Watches & Wonders 2022 – a year of eclectic refinement and delights for the connoisseur (Part 1)
A view on Watches & Wonders 2022 novelties through the imaginary eye of an eclectic GPHG Academician (Luxury Sports Watches, Ladies´ Complication, Men´s, Men´s Complication)
Finally, a fully-fledged physical watch fair again – and what a fair it was! Combining what formerly were BaselWorld and SIHH (at times quite literally when you saw a few ex-Basel booths standing out from the usually uniform SIHH interior, and then there are also a great number of brands who migrated), Watches & Wonders tried to break new grounds and let a few fresh breezes into the sacred Palexpo halls in Geneva.
That made us at ‘the eclecticum’ thinking: Geneva, and this year for the first time both of us are members of the Academy of the prestigious Grand Prix d’Horlogerie de Genève (GPHG) … so why not assume the view of an imaginary eclectic GPHG Academician and select those (potential) pieces which pass for an eclectic choice?
Well, here we go – the sheer multitude of watches required us to split our impressions into a series fo three articles (note: categories without entries are simply left out):
- from Luxury Sports Watches to Men’s Complication (this article)
- from Iconic to Mechanical Exception
- from Chronograph to Challenge – and with our personal wrap-up
Luxury Sports Watches
You feel kind of unfamiliar with this category? Rest assured, that’s understandable as it does not exist, but looking at this year’s novelties it certainly feels that such is dearly missing – and it would be well populated. So, we took the liberty to ‘create’ one (recall the word ‘imaginary’ above ;-)).
There is most probably more competition than ever before and (almost) everyone in the industry tries to get his share these days. In the past it was only a few well-known players, but that changed. Looking at design it’s quite often a matter of personal taste and preferences while the quality is quite high in general. One of the major differences for us is the comfort of the bracelets, and not everyone meets our (very high, to be honest) expectations. Just for example a fine adjustment still isn’t a given in this category but almost a standard these days for bracelet on watches in the range between € 5k to 10k. Sure, it may be a question of intellectual ownership but still we would prefer to see it more often. The customer of tomorrow will ask for it, even more, because he or she just got used to it!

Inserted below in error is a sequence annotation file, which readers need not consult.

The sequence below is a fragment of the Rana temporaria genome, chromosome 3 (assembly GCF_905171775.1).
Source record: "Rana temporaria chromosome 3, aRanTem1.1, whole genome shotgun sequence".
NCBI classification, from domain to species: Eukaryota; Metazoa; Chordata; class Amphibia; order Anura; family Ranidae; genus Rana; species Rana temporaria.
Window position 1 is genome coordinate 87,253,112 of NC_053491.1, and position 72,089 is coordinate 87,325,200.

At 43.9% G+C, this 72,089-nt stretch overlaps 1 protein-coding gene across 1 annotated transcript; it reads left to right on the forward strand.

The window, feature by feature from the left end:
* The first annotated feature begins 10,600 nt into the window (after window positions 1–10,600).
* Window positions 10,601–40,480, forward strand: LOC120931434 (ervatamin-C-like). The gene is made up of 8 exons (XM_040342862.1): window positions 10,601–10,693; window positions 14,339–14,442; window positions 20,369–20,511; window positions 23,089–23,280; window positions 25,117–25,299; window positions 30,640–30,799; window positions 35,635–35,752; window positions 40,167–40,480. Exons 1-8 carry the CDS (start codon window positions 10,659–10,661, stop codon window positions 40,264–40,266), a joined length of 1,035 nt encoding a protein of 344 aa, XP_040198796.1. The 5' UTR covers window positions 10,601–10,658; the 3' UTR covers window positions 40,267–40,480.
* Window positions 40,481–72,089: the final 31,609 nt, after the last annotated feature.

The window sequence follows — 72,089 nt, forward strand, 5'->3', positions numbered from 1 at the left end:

A. Lange & Söhne Odysseus Titanium
It was the first foray into the realm of ‘sporty’ pieces, and Lange’s Odysseus watches made a very fine debut with lots of details specified in a very considered way (Making-of Odysseus from A. Lange & Söhne – the eclecticum).
This first serial watch in non-precious material is now followed by a second one in Titanium, and once more the result is marvellous – very light, yet still a solid ‘Lange’ feeling. Small refinements in the details, such as the dial decoration, speak for the love the team around Anthony de Haas has afforded to the version.
Czapek Antarctique Frozen Star S
Clearly a very successful addition to the collection, the Antarctique has now gained a new, smaller case in 38.5mm.
Unfortunately, and certainly due to production considerations it lacks a bit of spice if you look at the sides (the grooves are missing), but Czapek has made up for this in the Frozen Star S with a spectacularly sparkling dial made of crystallised Osmium, an extremely rare (and in raw form toxic) transition metal in the platinum group.
Laurent Ferrier Sportauto
A brand known for their elegance (especially in the details) presented their second steel-on-steel bracelet watch, but this time without tourbillon.
For sure it looks like a timepiece from Laurent Ferrier (the dial, the crown, the hands, and the movement), but somehow to our taste there is too much “extra meat on the bones”. It feels “curvy” and solid, but less refined – especially when we think about the targeted price range. Still in general, it feels good on the wrist.
Parmigiani Fleurier Tonda PF GMT Rattrapante & Tonda PF Skeleton
What if a Purist at heart would take over Parmigiani Fleurier? That dream might have come true with the arrival of Guido Terreni at the helm of the brand, and if collectors’ reactions to the redesigned Tonda PF line is an indication, it is already real.